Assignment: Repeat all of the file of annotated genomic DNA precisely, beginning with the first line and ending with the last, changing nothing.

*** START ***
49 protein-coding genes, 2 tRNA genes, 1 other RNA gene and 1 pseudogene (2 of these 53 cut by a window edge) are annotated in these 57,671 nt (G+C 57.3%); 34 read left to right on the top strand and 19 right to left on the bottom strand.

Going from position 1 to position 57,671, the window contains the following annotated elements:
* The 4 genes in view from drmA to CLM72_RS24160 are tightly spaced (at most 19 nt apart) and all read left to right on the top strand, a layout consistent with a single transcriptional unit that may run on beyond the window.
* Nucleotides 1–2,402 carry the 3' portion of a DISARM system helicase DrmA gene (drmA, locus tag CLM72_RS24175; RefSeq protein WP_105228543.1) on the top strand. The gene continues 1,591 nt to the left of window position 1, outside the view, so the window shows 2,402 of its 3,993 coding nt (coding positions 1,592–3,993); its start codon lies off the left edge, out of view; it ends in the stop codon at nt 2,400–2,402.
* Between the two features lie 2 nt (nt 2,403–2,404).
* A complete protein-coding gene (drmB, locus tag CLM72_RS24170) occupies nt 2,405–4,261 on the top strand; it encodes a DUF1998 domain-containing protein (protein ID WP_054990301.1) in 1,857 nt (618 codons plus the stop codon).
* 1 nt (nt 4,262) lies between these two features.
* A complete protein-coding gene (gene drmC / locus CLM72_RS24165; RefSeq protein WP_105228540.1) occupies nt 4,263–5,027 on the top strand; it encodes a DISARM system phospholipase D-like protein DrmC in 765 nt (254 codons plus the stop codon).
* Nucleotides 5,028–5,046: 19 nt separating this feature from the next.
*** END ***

49 protein-coding genes, 2 tRNA genes, 1 other RNA gene and 1 pseudogene (2 of these 53 cut by a window edge) are annotated in these 57,671 nt (G+C 57.3%); 34 read left to right on the top strand and 19 right to left on the bottom strand.

Going from position 1 to position 57,671, the window contains the following annotated elements:
* The 4 genes in view from drmA to CLM72_RS24160 are tightly spaced (at most 19 nt apart) and all read left to right on the top strand, a layout consistent with a single transcriptional unit that may run on beyond the window.
* Nucleotides 1–2,402 carry the 3' portion of a DISARM system helicase DrmA gene (drmA, locus tag CLM72_RS24175; RefSeq protein WP_105228543.1) on the top strand. The gene continues 1,591 nt to the left of window position 1, outside the view, so the window shows 2,402 of its 3,993 coding nt (coding positions 1,592–3,993); its start codon lies off the left edge, out of view; it ends in the stop codon at nt 2,400–2,402.
* Between the two features lie 2 nt (nt 2,403–2,404).
* A complete protein-coding gene (drmB, locus tag CLM72_RS24170) occupies nt 2,405–4,261 on the top strand; it encodes a DUF1998 domain-containing protein (protein ID WP_054990301.1) in 1,857 nt (618 codons plus the stop codon).
* 1 nt (nt 4,262) lies between these two features.
* A complete protein-coding gene (gene drmC / locus CLM72_RS24165; RefSeq protein WP_105228540.1) occupies nt 4,263–5,027 on the top strand; it encodes a DISARM system phospholipase D-like protein DrmC in 765 nt (254 codons plus the stop codon).
* Nucleotides 5,028–5,046: 19 nt separating this feature from the next.